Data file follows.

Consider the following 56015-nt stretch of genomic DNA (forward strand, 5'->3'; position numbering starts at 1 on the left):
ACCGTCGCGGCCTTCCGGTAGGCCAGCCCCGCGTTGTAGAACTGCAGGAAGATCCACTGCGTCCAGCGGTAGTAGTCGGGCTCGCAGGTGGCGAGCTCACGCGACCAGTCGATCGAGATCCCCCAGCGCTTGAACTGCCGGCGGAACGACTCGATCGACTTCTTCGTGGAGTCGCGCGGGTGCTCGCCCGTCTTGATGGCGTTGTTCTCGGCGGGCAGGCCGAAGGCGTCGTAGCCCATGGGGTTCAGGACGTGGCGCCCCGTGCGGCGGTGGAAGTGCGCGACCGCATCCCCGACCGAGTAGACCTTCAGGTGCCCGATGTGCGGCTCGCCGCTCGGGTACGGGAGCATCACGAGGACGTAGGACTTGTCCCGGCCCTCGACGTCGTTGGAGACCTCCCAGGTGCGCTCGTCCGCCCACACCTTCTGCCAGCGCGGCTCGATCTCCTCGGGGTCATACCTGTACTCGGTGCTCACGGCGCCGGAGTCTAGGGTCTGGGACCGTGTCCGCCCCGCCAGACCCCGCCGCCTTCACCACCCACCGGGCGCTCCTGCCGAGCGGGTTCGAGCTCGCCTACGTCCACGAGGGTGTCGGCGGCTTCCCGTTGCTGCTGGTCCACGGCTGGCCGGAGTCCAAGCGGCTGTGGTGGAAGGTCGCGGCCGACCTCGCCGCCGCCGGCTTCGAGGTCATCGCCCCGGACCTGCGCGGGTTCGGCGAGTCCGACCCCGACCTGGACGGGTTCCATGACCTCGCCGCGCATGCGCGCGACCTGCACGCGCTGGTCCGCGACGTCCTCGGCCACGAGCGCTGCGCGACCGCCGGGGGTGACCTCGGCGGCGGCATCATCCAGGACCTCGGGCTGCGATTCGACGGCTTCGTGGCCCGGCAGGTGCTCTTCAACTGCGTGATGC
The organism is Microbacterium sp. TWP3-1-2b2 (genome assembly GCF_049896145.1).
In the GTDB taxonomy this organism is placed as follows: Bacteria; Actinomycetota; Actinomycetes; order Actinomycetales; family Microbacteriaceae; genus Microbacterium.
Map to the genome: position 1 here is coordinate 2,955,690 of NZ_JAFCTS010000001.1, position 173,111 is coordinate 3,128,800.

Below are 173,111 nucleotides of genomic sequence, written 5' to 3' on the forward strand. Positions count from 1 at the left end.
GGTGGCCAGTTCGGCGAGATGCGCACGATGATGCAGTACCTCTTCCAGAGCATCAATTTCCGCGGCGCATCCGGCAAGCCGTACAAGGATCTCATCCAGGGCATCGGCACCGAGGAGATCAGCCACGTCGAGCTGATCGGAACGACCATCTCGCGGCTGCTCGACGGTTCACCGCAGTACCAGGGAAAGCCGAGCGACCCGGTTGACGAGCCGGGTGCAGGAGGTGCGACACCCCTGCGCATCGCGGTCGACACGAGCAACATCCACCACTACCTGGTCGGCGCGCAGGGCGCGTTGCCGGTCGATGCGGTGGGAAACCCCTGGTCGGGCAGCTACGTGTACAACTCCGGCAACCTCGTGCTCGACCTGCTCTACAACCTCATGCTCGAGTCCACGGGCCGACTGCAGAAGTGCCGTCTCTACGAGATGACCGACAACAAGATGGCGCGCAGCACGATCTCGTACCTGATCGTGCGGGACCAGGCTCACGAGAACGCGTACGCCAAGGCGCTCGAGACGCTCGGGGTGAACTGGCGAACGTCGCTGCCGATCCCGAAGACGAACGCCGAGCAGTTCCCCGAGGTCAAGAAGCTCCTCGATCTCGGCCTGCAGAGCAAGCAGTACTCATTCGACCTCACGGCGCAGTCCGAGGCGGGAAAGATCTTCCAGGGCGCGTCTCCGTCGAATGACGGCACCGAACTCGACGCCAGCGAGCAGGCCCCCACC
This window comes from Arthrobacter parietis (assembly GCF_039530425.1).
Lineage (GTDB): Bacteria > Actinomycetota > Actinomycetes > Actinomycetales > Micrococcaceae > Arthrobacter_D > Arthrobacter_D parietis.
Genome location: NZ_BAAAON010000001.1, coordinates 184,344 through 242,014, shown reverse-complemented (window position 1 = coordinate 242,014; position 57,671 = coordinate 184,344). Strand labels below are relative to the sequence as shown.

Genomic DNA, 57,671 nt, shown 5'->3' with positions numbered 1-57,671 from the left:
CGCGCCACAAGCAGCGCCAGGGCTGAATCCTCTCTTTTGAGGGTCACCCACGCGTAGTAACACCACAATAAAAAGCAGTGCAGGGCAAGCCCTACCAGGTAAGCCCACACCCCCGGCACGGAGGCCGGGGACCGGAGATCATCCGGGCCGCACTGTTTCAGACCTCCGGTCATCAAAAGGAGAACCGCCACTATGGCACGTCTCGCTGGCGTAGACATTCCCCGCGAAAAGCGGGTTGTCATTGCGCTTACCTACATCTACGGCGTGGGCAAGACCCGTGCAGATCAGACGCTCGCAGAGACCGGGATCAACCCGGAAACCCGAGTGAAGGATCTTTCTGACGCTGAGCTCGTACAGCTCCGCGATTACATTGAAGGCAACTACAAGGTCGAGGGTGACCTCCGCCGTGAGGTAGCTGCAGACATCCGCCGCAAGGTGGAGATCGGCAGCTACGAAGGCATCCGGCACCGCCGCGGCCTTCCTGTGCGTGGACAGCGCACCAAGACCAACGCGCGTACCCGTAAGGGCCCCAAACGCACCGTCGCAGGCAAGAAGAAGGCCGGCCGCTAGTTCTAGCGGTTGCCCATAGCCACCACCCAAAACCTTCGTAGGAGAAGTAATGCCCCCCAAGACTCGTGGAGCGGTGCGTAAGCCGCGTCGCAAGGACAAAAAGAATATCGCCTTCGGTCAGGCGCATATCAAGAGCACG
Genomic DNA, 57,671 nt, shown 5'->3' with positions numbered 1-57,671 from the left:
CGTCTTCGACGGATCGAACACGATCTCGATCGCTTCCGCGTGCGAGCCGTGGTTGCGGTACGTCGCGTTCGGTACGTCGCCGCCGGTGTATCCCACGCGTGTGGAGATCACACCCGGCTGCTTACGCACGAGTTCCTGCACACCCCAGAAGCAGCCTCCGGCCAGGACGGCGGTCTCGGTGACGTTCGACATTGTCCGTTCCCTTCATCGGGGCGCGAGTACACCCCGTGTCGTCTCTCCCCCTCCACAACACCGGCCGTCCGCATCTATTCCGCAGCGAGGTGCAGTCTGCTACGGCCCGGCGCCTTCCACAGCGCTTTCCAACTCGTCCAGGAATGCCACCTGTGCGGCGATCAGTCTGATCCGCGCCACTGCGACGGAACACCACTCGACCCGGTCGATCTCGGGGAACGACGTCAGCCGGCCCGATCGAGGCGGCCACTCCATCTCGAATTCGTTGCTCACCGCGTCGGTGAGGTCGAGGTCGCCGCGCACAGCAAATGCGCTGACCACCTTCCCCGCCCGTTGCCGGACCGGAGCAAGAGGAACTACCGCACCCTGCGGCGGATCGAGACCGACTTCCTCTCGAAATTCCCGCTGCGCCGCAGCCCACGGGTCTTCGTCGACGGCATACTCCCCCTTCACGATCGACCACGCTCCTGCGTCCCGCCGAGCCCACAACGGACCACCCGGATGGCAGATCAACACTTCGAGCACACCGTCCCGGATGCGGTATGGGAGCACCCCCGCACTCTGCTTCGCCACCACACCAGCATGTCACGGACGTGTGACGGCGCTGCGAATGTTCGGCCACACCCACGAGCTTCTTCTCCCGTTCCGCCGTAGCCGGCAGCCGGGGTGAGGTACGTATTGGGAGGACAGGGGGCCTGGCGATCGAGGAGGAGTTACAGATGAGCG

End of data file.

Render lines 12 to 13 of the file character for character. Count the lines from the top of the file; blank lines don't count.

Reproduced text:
CGCGCCACAAGCAGCGCCAGGGCTGAATCCTCTCTTTTGAGGGTCACCCACGCGTAGTAACACCACAATAAAAAGCAGTGCAGGGCAAGCCCTACCAGGTAAGCCCACACCCCCGGCACGGAGGCCGGGGACCGGAGATCATCCGGGCCGCACTGTTTCAGACCTCCGGTCATCAAAAGGAGAACCGCCACTATGGCACGTCTCGCTGGCGTAGACATTCCCCGCGAAAAGCGGGTTGTCATTGCGCTTACCTACATCTACGGCGTGGGCAAGACCCGTGCAGATCAGACGCTCGCAGAGACCGGGATCAACCCGGAAACCCGAGTGAAGGATCTTTCTGACGCTGAGCTCGTACAGCTCCGCGATTACATTGAAGGCAACTACAAGGTCGAGGGTGACCTCCGCCGTGAGGTAGCTGCAGACATCCGCCGCAAGGTGGAGATCGGCAGCTACGAAGGCATCCGGCACCGCCGCGGCCTTCCTGTGCGTGGACAGCGCACCAAGACCAACGCGCGTACCCGTAAGGGCCCCAAACGCACCGTCGCAGGCAAGAAGAAGGCCGGCCGCTAGTTCTAGCGGTTGCCCATAGCCACCACCCAAAACCTTCGTAGGAGAAGTAATGCCCCCCAAGACTCGTGGAGCGGTGCGTAAGCCGCGTCGCAAGGACAAAAAGAATATCGCCTTCGGTCAGGCGCATATCAAGAGCACG
Genomic DNA, 57,671 nt, shown 5'->3' with positions numbered 1-57,671 from the left: